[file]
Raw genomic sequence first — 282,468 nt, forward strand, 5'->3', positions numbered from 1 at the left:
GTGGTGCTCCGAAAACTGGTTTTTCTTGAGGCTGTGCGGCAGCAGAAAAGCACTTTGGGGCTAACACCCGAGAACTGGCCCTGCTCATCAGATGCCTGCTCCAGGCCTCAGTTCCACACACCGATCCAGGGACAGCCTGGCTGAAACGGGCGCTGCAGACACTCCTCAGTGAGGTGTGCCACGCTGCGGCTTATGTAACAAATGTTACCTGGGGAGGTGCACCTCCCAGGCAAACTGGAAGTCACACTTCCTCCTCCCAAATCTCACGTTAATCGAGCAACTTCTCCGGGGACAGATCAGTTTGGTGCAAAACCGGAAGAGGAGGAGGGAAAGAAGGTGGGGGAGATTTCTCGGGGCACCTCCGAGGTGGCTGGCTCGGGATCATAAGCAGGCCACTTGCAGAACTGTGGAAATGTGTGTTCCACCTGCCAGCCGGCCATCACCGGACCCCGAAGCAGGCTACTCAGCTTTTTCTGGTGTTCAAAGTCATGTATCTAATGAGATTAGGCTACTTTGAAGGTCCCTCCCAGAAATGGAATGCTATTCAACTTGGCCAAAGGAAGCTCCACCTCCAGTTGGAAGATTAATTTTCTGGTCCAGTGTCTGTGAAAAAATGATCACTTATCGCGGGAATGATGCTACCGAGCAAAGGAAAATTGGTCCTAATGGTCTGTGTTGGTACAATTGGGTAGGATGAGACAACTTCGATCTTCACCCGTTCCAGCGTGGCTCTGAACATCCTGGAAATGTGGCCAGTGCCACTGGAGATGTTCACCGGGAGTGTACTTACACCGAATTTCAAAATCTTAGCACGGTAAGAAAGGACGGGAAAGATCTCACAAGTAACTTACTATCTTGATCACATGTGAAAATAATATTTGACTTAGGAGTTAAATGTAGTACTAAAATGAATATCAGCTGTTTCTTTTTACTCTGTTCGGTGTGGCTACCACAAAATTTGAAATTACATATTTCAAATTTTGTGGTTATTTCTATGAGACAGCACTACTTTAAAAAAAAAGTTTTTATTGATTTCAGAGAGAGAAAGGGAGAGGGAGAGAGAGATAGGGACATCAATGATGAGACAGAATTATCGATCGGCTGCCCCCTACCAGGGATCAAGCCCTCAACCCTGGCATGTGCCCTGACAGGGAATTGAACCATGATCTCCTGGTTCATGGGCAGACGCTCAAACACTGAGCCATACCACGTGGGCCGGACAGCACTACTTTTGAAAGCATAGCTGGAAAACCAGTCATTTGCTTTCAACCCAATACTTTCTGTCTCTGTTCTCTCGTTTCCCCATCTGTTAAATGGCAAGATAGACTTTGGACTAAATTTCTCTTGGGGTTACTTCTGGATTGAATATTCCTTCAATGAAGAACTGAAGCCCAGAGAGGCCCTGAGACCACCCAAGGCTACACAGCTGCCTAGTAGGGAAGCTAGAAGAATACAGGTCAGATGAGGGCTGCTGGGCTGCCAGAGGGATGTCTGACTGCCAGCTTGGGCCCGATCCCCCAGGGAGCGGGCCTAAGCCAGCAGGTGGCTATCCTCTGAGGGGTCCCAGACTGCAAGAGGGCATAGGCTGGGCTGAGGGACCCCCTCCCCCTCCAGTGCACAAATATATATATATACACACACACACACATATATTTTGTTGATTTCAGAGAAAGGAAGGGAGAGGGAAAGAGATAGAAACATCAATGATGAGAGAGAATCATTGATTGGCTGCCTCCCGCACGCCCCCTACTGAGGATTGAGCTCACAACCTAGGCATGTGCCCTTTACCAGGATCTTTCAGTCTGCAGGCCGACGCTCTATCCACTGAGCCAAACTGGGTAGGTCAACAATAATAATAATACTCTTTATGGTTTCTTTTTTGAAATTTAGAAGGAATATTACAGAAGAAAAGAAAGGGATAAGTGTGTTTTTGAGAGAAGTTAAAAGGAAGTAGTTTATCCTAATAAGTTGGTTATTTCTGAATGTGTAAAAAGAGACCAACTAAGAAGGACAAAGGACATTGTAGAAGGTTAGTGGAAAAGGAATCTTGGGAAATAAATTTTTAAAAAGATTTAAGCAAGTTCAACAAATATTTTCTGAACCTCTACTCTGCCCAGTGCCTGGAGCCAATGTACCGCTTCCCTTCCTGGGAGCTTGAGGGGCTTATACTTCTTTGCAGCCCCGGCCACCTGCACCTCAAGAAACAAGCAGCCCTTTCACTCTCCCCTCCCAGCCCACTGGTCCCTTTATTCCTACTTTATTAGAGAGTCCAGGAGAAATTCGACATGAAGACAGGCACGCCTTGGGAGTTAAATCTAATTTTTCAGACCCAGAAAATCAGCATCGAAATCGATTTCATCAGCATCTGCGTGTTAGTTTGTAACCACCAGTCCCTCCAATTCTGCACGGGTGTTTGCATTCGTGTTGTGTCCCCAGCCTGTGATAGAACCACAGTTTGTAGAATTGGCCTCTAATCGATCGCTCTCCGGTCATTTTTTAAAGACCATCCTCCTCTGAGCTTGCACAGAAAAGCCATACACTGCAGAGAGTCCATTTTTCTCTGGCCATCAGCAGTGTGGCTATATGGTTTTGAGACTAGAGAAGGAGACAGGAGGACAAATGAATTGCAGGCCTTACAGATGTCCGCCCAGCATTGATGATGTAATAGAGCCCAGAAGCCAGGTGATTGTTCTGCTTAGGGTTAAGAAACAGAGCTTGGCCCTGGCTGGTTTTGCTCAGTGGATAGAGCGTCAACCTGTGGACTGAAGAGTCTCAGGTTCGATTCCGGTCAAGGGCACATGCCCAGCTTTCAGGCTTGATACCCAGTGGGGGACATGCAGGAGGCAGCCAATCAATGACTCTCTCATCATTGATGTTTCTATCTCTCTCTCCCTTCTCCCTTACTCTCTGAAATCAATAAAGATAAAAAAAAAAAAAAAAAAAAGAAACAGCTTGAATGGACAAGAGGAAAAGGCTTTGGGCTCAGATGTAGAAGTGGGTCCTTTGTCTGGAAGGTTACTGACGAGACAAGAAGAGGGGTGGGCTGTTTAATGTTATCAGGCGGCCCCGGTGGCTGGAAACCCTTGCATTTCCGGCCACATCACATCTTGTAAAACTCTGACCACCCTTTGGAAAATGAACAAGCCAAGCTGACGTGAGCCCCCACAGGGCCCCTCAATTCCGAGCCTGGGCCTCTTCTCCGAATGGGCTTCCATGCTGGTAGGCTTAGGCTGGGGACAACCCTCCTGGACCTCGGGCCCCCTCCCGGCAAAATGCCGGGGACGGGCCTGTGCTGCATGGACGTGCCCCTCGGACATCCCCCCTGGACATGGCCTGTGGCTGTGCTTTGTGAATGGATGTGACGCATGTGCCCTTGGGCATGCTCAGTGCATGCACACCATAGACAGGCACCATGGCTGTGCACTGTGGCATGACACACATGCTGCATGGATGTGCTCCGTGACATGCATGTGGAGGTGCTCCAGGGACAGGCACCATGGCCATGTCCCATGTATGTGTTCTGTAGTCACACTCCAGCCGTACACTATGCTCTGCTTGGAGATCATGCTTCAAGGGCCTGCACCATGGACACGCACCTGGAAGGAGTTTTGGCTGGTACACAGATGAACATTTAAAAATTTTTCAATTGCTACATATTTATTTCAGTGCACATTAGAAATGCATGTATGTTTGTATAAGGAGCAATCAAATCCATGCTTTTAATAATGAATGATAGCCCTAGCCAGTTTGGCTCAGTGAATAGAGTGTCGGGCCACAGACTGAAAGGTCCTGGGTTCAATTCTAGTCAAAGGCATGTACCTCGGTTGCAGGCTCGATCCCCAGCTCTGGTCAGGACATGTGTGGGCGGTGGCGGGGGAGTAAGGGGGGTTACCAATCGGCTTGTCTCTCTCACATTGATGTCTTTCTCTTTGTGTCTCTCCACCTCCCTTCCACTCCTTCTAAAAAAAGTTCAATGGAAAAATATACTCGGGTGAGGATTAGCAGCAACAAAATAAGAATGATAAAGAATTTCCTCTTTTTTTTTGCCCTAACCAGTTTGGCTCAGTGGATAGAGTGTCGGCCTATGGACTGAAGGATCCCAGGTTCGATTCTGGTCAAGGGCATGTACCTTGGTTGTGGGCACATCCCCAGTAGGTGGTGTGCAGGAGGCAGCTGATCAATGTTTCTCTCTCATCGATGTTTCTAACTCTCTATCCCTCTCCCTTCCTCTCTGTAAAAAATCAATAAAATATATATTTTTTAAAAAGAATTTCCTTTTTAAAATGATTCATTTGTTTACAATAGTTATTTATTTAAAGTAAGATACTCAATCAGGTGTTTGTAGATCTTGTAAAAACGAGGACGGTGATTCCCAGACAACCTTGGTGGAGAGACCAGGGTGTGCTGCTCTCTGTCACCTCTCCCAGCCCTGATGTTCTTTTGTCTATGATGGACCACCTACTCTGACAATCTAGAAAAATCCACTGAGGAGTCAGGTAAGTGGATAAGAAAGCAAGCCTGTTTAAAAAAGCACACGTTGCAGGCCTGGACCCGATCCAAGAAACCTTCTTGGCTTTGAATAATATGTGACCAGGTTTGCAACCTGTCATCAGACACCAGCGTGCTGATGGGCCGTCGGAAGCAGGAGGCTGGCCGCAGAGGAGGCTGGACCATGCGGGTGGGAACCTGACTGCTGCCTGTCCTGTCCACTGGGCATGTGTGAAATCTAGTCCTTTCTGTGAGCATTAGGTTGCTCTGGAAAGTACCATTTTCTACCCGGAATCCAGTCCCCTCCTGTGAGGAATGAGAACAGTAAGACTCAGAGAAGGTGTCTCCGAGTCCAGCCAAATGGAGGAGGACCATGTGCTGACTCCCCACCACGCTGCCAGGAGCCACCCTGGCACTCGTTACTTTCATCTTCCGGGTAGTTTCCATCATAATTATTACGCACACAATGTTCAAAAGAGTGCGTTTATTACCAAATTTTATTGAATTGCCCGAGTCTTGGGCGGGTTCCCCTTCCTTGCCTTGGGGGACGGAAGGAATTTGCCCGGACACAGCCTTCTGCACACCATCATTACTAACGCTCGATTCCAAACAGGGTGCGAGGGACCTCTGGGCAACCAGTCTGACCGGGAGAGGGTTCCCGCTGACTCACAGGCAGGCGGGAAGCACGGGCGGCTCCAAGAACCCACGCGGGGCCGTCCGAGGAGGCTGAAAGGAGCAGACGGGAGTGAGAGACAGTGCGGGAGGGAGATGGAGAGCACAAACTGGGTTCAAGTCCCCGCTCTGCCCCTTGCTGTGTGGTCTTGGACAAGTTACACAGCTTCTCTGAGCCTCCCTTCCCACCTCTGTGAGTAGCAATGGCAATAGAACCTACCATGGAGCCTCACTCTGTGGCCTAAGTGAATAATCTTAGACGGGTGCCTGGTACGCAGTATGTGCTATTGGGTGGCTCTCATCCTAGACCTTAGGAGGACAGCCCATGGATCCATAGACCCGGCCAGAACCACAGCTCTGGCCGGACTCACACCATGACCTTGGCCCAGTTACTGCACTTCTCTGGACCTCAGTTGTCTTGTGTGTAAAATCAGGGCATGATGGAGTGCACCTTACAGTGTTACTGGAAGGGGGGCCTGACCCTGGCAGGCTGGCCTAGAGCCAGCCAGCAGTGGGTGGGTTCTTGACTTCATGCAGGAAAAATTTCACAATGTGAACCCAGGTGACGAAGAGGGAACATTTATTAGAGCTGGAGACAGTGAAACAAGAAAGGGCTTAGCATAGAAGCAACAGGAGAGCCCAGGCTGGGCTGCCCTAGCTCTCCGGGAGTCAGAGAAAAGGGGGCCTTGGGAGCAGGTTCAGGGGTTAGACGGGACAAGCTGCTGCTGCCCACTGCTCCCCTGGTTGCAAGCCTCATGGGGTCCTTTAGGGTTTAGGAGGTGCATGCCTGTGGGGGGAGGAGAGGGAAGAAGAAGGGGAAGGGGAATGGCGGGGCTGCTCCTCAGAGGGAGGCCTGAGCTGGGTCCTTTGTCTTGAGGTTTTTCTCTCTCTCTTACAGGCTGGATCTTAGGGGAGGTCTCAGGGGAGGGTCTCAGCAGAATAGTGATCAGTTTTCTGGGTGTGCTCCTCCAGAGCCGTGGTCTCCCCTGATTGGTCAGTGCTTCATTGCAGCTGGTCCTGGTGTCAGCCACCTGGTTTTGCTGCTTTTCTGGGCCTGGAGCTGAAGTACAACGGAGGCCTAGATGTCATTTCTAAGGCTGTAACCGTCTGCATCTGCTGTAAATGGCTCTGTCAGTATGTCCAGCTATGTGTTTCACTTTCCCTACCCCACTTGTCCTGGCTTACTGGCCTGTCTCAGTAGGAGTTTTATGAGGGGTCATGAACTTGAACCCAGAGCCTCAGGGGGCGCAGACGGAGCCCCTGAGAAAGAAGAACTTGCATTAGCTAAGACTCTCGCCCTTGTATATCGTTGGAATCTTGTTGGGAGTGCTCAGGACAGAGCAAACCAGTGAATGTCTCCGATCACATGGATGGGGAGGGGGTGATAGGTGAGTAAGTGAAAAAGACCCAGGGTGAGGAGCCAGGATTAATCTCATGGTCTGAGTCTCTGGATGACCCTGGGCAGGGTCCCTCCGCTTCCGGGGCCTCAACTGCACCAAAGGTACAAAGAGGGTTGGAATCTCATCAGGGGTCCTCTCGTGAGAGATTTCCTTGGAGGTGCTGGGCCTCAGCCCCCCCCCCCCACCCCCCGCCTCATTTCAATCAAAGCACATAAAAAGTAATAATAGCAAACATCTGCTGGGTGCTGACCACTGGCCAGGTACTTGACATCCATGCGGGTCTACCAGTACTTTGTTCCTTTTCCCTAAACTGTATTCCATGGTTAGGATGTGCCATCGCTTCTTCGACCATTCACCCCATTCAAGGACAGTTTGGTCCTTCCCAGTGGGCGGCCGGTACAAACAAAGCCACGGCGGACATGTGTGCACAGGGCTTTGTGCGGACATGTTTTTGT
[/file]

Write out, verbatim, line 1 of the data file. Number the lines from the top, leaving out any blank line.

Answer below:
Raw genomic sequence first — 282,468 nt, forward strand, 5'->3', positions numbered from 1 at the left: